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Having access to 3D printing in high schools gives students hands on experience using applied math and science - with tangible results!
Working with 3D printers can spark students' interests in design and engineering. After joining the Explorations Academy's Robotics Team and working with a 3D printer kit at school, a 17 year-old Hawaii student designed his own 3d printer - with only a few hundred dollars and weeks of hard work.
Another program in Fayettevillle, NC is using 3D printing workshops to help raise interest among teen girls in math, technology and engineering courses. Funded by local businesses and grants, monthly workshops are held in which students create 3D blueprints using software and create 3D models. These skills translate into many fields, from sketching out virtual worlds in a video game to drafting plans for the construction of a neighborhood playground. Access to training with software and technology in schools gives students an edge when joining the workforce.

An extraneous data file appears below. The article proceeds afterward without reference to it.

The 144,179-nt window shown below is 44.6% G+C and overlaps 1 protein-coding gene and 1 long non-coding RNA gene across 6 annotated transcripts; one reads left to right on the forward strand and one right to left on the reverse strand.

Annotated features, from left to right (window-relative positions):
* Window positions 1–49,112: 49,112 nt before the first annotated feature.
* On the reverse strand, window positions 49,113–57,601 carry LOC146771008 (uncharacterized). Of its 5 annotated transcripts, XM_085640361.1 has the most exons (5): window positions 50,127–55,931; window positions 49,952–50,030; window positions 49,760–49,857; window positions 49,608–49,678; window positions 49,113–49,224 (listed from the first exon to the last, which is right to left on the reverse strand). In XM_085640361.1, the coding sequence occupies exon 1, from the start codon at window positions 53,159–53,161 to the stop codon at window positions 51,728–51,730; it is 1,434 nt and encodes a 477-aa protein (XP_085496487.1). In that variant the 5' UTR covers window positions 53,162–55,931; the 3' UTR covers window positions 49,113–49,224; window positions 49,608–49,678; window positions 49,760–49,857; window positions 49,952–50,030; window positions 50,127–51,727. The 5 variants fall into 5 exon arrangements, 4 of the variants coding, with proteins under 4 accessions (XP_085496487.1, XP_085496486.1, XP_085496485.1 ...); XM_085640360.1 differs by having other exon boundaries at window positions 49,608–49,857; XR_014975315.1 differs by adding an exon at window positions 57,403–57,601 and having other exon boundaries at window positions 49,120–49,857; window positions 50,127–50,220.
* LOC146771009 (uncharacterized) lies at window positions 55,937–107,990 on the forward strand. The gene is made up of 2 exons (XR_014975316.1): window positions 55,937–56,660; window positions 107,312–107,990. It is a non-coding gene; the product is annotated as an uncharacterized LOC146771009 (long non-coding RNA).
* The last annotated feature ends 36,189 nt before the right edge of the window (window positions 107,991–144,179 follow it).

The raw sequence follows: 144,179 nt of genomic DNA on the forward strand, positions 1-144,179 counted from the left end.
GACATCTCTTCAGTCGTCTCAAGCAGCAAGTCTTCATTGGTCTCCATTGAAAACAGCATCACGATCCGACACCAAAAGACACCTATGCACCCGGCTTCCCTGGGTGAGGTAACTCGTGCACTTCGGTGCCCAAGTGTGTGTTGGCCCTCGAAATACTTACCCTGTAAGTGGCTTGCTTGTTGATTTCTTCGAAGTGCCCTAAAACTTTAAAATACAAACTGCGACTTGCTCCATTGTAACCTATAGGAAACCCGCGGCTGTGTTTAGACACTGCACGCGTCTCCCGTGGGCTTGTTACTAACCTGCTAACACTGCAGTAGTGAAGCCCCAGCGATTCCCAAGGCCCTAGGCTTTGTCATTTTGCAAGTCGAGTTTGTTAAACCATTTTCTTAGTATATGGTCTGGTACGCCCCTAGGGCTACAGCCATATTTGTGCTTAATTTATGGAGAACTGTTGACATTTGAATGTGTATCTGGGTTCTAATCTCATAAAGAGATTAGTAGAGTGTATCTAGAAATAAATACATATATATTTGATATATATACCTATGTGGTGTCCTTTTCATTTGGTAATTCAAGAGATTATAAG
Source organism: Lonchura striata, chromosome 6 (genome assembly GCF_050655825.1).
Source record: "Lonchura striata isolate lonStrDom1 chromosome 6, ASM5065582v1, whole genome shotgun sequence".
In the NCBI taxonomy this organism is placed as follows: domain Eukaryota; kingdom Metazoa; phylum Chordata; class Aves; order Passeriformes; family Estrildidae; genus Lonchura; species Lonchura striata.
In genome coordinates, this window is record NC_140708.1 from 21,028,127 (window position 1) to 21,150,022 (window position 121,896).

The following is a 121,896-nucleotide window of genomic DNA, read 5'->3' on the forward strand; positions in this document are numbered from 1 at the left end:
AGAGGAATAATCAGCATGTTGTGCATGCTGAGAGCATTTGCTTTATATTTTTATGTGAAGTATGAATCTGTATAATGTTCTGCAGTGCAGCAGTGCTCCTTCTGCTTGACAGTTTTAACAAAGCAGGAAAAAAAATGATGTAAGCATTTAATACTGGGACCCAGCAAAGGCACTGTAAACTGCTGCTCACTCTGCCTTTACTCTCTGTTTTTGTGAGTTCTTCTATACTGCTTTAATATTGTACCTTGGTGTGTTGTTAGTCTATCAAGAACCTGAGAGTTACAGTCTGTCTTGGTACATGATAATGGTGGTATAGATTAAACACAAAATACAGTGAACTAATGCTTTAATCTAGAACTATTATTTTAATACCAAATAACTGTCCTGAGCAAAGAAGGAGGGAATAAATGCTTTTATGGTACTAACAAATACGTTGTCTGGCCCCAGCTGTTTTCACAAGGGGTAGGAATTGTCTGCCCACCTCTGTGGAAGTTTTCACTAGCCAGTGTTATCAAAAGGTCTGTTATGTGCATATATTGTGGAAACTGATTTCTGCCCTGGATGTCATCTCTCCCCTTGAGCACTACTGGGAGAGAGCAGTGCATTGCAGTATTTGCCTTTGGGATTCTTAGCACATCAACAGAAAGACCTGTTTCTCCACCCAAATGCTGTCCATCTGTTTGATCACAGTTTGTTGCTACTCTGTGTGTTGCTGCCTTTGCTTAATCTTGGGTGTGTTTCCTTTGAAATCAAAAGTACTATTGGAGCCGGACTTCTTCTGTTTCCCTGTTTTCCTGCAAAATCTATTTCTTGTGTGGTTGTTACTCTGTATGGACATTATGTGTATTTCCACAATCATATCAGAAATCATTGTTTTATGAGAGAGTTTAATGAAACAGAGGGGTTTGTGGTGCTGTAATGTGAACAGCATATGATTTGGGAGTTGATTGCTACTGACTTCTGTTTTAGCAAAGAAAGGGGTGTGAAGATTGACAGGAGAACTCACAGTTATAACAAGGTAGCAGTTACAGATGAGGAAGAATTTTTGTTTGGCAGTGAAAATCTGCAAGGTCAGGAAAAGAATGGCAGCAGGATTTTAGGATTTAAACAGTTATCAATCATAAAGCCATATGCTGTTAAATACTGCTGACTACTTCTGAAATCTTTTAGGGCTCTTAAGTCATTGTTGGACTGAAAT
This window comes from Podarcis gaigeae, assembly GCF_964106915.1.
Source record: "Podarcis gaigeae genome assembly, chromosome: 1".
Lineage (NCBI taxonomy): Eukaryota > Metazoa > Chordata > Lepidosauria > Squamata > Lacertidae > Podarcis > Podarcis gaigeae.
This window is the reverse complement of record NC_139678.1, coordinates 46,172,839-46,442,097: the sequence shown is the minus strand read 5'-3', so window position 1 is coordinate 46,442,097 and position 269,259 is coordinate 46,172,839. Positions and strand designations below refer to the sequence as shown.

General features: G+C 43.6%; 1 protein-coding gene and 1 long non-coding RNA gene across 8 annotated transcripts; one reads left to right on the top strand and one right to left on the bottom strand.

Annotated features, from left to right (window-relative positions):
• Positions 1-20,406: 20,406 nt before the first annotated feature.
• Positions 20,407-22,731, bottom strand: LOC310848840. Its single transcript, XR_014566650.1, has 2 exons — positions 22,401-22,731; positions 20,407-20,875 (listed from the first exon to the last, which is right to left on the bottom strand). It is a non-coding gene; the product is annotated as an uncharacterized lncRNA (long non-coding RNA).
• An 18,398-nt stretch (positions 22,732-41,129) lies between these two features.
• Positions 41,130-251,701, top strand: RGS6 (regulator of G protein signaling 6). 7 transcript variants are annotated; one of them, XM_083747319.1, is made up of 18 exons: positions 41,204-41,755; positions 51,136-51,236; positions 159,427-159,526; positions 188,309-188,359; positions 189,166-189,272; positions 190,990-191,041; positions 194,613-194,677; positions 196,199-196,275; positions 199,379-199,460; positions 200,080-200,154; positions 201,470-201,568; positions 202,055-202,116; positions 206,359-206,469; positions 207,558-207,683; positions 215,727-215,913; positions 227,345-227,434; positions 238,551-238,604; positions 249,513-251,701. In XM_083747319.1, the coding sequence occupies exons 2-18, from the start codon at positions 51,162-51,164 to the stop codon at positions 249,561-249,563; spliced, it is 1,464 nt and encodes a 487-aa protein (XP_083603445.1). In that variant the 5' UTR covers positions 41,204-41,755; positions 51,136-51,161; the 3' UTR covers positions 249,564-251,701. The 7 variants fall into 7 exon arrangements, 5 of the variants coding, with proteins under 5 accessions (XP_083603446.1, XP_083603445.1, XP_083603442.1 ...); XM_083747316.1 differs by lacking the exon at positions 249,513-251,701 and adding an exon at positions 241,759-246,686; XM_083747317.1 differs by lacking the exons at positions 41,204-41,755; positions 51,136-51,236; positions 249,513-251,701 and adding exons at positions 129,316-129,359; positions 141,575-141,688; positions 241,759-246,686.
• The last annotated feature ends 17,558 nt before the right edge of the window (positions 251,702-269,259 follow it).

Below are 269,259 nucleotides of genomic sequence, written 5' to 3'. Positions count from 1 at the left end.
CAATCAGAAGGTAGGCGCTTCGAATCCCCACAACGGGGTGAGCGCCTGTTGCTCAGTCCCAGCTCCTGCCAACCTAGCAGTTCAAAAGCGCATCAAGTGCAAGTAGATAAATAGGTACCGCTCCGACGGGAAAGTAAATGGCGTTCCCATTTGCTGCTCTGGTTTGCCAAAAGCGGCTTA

“The classroom of the future may not look anything like the classroom of today. It’s got to have physical and digital opportunities for children to make things," says Diana Stepner of London technology education partner, Pearson.
Additionally, the STEM Education Coalition is dedicated to making these technologies a priority in America's schools, as a national effort for our youth to stay competitive in STEM-based classes and careers. Other smaller initiatives have sprouted from this common, growing apprecation for new studies and new technology as well.
Your future is bright, kids!